Just at this time Bansemer was engaged in the most daring as well as the most prodigious "deal" of his long career. With luck, it was bound to enrich him to the extent of $50,000. The plans had been so well prepared and the execution had been so faultless that there seemed to be no possibility of failure. To take his fair-minded son--with the mother's eyes--into the game would be suicidal. The young fellow would turn from him forever. Bansemer never went so far as to wonder whence came the honest blood in the boy's veins, nor to speculate on the origin of the unquestioned integrity. He had but to recall the woman who bore him, the woman whose love was the only good thing he ever knew, the wife he had worshipped while he sinned.

For years and years he had plied his unwholesome trade in reputations, sometimes evading exposure by the narrowest of margins, and he had come to believe that he was secure for all time to come. But it was the "big job" that brought disaster. Just when it looked as though success was assured, the crash came. He barely had time to cover his tracks, throw the figurative pepper into the eyes of his enemies, and get away from the scene of danger. But, he had been clever and resourceful enough to avoid the penalty that looked inevitable and came off with colours trailing but uncaptured.

Perhaps no other man could have escaped; but James Bansemer was cleverest when in a corner. He backed away, held them at bay until he could recover his breath, and then defied them to their teeth. Despite their proof, he baffled them, and virtue was not its own reward--at least in this instance.

In leaving New York, he hoped that Ellas Droom--who knew too much--might refuse to go into the new territory with him, but the gaunt, old clerk took an unnatural and malevolent delight in clinging to his employer. He declined to give up his place in the office, and, although he hated James Bansemer, he came like an accusing shadow into the new offices near the Chicago River, and there he toiled, grinned and scowled with the same old faithfulness.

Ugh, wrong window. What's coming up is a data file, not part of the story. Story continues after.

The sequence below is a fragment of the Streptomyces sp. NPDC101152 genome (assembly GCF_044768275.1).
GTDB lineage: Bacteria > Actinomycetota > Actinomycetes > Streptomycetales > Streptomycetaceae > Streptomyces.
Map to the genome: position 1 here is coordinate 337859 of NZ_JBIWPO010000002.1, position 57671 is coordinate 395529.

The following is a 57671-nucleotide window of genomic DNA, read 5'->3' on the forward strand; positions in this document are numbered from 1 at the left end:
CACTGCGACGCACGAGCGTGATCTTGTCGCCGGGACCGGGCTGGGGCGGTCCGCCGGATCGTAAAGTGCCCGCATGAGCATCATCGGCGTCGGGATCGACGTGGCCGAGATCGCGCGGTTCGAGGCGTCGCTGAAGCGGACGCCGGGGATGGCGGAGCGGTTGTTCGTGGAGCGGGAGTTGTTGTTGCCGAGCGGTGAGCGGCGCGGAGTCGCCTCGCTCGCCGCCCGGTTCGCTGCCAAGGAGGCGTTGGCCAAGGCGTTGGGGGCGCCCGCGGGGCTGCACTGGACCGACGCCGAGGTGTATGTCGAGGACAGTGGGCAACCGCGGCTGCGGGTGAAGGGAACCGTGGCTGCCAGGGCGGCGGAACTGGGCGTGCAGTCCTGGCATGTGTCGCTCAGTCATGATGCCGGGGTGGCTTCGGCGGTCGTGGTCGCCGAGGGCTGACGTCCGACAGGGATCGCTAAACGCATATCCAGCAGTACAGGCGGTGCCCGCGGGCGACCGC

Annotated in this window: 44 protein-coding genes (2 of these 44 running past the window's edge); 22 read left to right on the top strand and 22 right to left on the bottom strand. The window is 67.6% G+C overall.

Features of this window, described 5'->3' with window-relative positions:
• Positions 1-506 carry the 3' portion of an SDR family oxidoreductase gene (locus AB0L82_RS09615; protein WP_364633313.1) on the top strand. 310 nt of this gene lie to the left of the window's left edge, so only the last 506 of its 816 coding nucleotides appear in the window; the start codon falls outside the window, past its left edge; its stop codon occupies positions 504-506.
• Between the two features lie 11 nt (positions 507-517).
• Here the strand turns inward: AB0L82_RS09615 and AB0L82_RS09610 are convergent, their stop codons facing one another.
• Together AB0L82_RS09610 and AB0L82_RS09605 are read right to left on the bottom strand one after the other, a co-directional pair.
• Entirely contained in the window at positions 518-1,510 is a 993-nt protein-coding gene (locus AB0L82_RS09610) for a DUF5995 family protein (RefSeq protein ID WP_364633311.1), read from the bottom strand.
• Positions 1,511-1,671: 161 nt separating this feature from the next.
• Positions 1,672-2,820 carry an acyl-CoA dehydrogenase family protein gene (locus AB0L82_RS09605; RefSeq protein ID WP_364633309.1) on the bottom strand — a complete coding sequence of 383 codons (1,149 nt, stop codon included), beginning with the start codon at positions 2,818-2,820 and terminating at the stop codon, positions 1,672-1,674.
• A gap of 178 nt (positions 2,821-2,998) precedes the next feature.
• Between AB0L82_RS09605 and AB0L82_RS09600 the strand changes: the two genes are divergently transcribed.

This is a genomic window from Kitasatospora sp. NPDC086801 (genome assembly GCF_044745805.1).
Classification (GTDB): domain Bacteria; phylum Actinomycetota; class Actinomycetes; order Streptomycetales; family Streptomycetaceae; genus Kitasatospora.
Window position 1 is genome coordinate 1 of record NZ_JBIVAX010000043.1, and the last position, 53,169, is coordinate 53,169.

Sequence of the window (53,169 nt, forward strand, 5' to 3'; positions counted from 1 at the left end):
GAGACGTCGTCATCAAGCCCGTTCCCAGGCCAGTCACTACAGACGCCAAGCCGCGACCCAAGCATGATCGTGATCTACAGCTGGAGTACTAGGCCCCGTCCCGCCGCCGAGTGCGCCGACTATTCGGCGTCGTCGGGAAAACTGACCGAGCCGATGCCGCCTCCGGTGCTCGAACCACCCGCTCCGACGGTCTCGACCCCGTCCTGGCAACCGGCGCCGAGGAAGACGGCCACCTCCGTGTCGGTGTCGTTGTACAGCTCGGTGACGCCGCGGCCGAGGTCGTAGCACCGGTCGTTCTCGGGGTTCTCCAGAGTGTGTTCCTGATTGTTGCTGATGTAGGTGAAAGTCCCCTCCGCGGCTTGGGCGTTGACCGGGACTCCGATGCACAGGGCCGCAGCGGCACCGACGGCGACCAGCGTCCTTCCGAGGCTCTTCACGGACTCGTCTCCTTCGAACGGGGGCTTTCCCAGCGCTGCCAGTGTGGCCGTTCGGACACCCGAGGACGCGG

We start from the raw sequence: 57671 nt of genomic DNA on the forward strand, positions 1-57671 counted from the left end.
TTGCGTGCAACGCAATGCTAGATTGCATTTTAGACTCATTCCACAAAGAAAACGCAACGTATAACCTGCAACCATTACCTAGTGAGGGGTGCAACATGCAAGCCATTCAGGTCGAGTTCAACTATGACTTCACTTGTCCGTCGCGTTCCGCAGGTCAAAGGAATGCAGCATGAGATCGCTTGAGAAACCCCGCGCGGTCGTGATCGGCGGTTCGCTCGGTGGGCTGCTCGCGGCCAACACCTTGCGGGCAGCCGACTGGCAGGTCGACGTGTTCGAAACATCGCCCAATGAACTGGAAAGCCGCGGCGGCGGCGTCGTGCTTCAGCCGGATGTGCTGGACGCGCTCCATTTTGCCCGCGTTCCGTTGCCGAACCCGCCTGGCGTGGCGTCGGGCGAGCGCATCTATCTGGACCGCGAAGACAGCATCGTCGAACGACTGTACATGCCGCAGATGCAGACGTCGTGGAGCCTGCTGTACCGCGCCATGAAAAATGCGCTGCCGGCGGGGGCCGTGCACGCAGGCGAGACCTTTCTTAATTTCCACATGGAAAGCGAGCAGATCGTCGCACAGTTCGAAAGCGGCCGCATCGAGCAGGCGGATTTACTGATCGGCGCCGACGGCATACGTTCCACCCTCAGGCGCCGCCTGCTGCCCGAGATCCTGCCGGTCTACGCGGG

CHAPTER VI

IN SIGHT OF THE FANGS

At first, it was hard for James Bansemer to believe that his henchman had not been mistaken. Droom's description of the lady certainly did not correspond to what his memory recalled. Investigation, however, assured him that the Cables in the mansion near the lake were the people he had known in New York. Bansemer took no one into his confidence, not even Droom. Once convinced that the erstwhile fireman was now the rich and powerful magnate, he set to work upon the machinery which was to extract personal gain from the secret in his possession. He soon learned that the child was a young woman of considerable standing in society, but there was no way for him to ascertain whether Frances Cable had told the truth to her husband in those dreary Far West days.

Bansemer was rich enough, but avarice had become a habit. The flight from New York had deprived him of but little in worldly goods. His ill-gotten gains came with him; and investments were just as easy and just as safe in Chicago as in New York. Now, he saw a chance to wring a handsome sum from the rich woman whose only possession had been love when he first knew her. If the secret of Jane's origin still remained locked up in her heart, the effort would be an easy one. He learned enough of David Cable, however, to know that if he shared the secret, the plan would be profitless and dangerous.

It was this uncertainty that kept him from calling at the Cable home; likewise, from writing a note which might prove a most disastrous folly. Time and circumstance could be his only friends, and he was accustomed to the whims of both. He read of the dinners and entertainments given by the Cables, and smiled grimly. Time had worked wonders for them! Scandal, he knew, could undo all that ambition and pride had wrought. He could well afford to wait.

However, he did not have long to wait, for his opportunity came one night in Hooley's Theatre. Graydon and he occupied seats in the orchestra, near the stage and not far from the lower right-hand boxes. It was during the busy Christmas holidays, but the "star" was of sufficient consequence to pack the house. The audience was no end of a fashionable one. Time and again, some strange influence drew his gaze to the gay party in one of the lower boxes. The face of the woman nearest to him was not visible; but the two girls who sat forward, turned occasionally to look over the audience; and he saw that they were pretty, one exceptionally so. One of the men was grey-haired and strong-featured; the others were quite too insignificant to be of interest to him. The woman whose back he could see did not look out over the audience. Her indifference was so marked that it seemed deliberate.

At last, he felt that her eyes were upon him; he turned quickly. True enough, for with lips slightly parted, her whole attitude suggestive of intense restraint, Mrs. Cable was staring helplessly into the eyes of the man who could destroy her with a word.

The one thing that flashed through Bansemer's brain was the realisation that she was far more beautiful than he had expected her to be. There was a truly aristocratic loveliness in the rather piquant face, and she undeniably possessed "manner." Maturity had improved her vastly, he confessed with strange exultation; age had been kinder than youth. He forgot the play, seldom taking his eyes


Jane Cable - 6/52